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19th Jan 2020

EU officials seek new powers to protect rule of law

  • 'The European Commission has a crucial role in upholding the rule of law as the Guardian of the Treaties,' says Barroso (Photo: consilium.europa.eu)

The European Commission on Tuesday (11 March) announced a new measure to challenge member states in breach of EU rule of law.

The proposal would allow the European Union to intervene at an early stage in case of “serious and systemic threats” to the rule of law in member states. Isolated cases of breaches of fundamental rights or miscarriages of justice are excluded from its scope.

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Commission president Jose Manuel Barroso told reporters in Strasbourg that the Brussels executive in recent years has been confronted by a number of cases from member states which posed a threat or potential threat.

“All the institutions have turned to the commission and asked us to react,” he said.

The plan is described as a missing element between a standard infringement procedure and the 'nuclear option' of Article 7, which withdraws a member state’s voting rights at the EU level.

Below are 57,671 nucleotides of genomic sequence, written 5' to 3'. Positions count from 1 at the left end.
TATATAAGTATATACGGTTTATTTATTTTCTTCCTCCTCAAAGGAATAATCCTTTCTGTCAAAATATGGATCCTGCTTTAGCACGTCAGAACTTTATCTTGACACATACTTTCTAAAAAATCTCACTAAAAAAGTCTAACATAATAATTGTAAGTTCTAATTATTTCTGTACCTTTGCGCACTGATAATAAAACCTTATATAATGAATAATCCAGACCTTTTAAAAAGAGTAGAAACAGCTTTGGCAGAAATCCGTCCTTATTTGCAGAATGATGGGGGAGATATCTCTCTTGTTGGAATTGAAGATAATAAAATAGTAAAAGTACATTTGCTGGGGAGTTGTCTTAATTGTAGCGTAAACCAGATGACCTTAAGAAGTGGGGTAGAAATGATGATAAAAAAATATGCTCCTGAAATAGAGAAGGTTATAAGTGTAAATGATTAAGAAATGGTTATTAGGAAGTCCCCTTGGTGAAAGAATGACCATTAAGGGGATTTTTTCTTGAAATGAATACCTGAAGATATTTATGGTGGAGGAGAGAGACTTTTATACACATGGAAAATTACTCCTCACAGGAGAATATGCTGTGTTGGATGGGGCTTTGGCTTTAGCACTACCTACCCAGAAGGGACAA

Article 7 has proven difficult to use in practice. There were discussions about invoking it when Austria's centre-right party went into government with the far-right Freedom Party in 2000.

More recently there was some informal discussion about using the clause against Hungary after its government introduced controversial new laws. However, it was seen as too strong.

“Something is missing and this is what we are presenting now,” said Barroso.

Speaking alongside Barroso, EU justice commissioner Viviane Reding said the new system is needed because the commission has been forced to react on an ad-hoc basis whenever member states misbehaved.

“We have to have a system, which is set in stone, which is institutionalised,” noted Reding.

The proposed new system is a three-step process.

The first step is a commission assessment of the problem. If a problem is identified, then the commission issues a warning in a “rule of law opinion”.

If the problem is not resolved, then the commission will issue a “rule of law recommendation”, which says what needs to be done and by when.

The commission will then follow-up the recommendation in the third step.

If the member state does not implement the recommendation and misses the deadline, then the commission can invoke Article 7.

“The new tool to safeguard the rule of law will be applicable under the same threshold of a serious and systemic threat to the rule of law to all member states, big or small, North, South, East or West,” said Reding.

The article was corrected at 11h50 CET on Wednesday 12 March as it previously said that Article 7 had been invoked against Austria in 2000. This was not the case. Member states imposed sanctions on Austria but did not use Article 7

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